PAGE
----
The role of biotic factors during plant establishment in novel communities assessed with an agent-based simulation model.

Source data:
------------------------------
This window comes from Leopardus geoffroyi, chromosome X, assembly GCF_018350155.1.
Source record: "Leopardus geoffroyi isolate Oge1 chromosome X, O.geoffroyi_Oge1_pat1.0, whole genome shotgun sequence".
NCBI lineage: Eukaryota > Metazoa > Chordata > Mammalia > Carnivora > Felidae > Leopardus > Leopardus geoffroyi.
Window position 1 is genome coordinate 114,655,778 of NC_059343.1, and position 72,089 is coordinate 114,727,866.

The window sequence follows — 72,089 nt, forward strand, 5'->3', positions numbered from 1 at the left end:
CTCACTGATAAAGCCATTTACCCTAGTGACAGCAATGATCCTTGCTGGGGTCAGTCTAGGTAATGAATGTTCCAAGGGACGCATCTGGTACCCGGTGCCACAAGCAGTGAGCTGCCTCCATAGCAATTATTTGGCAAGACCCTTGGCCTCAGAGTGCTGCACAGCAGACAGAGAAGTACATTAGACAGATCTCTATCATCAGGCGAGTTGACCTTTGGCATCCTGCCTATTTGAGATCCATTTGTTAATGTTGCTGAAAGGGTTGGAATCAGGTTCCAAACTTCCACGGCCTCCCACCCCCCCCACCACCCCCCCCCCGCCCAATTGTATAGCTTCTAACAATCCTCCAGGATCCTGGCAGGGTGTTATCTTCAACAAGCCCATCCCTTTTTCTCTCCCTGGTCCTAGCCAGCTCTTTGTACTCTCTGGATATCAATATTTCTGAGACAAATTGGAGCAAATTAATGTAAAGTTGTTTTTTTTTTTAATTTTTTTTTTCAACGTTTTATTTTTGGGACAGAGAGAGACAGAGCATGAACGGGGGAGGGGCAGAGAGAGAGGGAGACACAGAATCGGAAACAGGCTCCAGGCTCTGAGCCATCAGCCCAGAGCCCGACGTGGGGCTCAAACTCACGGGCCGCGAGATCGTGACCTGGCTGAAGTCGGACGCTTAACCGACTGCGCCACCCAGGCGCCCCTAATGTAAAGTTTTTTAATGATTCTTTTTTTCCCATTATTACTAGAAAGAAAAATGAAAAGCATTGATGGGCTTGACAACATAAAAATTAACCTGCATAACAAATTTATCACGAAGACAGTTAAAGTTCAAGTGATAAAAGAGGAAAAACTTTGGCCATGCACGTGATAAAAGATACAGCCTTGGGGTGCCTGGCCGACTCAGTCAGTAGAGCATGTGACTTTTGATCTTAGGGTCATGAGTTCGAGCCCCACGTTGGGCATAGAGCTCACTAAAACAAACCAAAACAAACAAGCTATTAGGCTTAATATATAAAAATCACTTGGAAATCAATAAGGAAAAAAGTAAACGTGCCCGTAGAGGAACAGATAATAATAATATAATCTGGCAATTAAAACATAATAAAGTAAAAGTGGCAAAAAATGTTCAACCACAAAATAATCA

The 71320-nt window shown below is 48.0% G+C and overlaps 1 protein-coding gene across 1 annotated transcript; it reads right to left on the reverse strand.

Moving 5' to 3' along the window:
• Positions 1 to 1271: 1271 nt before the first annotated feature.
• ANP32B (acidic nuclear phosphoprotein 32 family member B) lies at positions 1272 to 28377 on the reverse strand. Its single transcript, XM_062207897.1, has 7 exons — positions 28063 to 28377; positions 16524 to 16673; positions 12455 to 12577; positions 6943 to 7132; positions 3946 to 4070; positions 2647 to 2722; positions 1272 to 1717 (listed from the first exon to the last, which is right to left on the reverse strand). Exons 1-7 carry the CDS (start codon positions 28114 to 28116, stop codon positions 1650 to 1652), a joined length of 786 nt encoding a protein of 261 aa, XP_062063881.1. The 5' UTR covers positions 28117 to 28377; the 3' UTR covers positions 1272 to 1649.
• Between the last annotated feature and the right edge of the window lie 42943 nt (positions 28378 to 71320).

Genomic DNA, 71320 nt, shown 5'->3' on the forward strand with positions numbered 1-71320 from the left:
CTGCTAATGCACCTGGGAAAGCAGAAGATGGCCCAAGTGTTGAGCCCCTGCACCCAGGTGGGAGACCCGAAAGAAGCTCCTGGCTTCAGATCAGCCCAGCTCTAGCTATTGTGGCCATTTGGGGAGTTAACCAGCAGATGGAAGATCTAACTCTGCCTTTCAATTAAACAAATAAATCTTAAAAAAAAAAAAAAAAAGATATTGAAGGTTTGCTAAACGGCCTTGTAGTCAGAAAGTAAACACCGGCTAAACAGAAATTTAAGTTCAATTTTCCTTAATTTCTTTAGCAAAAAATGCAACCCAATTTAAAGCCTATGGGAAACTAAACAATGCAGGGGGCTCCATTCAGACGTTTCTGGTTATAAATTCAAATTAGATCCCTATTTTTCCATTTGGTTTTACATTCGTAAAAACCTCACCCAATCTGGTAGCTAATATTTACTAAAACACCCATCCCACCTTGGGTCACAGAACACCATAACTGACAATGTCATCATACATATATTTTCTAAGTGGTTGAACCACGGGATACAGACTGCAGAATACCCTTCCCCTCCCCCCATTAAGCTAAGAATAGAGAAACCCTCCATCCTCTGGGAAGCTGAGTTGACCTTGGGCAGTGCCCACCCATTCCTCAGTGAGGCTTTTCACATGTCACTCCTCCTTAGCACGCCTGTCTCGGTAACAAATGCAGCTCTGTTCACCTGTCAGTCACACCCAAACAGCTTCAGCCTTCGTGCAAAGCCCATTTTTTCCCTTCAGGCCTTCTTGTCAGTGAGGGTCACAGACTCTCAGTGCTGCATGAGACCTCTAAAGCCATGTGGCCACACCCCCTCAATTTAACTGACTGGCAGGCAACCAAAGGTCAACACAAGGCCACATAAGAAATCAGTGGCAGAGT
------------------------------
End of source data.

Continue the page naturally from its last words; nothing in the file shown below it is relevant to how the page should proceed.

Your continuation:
Background Establishment success of non-native species is not only influenced by environmental conditions, but also by interactions with local competitors and enemies. The magnitude of these biotic interactions is mediated by species traits that reflect competitive strength or defence mechanisms. Our aim was to investigate the importance of species traits for successful establishment of non-native species in a native community exhibiting biotic resistance in the form of competition and herbivory. Methods We developed a trait-based, individual-based simulation model tracking the survival of non-native plants in a native community. In the model, non-native plants are characterized by high or low values of competition and defence traits. Model scenarios included variation of initial number of non-natives, intensity of competitive interaction, density of herbivores and density as well as mixture of the native community. Results Traits related to competition had a much greater impact on survival of non-native species than traits related to defence. Survival rates of strong competitors never fell below 50% while survival of weak competitors averaged at about 10%. Weak competitors were also much more susceptible to competitive pressures such as community density, composition and competition intensity. Strong competitors responded negatively to changes in competition intensity, but hardly to composition or density of the native community. High initial numbers of non-native individuals decreased survival rate of strong competitors, but increased the survival rate of weak competitors. Survival under herbivore attack was only slightly higher for plants with high defensive ability than for those with low defensive ability. Surprisingly, though, herbivory increased survival of species classified as weak competitors. Discussion High survival rates of strong non-native competitors relate to a higher probability of successful establishment than for weak competitors. However, the reduced survival of strong competitors at high initial numbers indicates a self-thinning effect, probably mediated by a strongly competitive milieu. For weak competitors, our model emphasizes positive effects of high propagule pressure known from field studies. General effects of herbivory or defence abilities on survival were not supported by our model. However, the positive effect of herbivory on survival of weak competitors indicated side effects of herbivory, such as weakening resident competitors. This might play an important role for establishment of non-natives in a new community.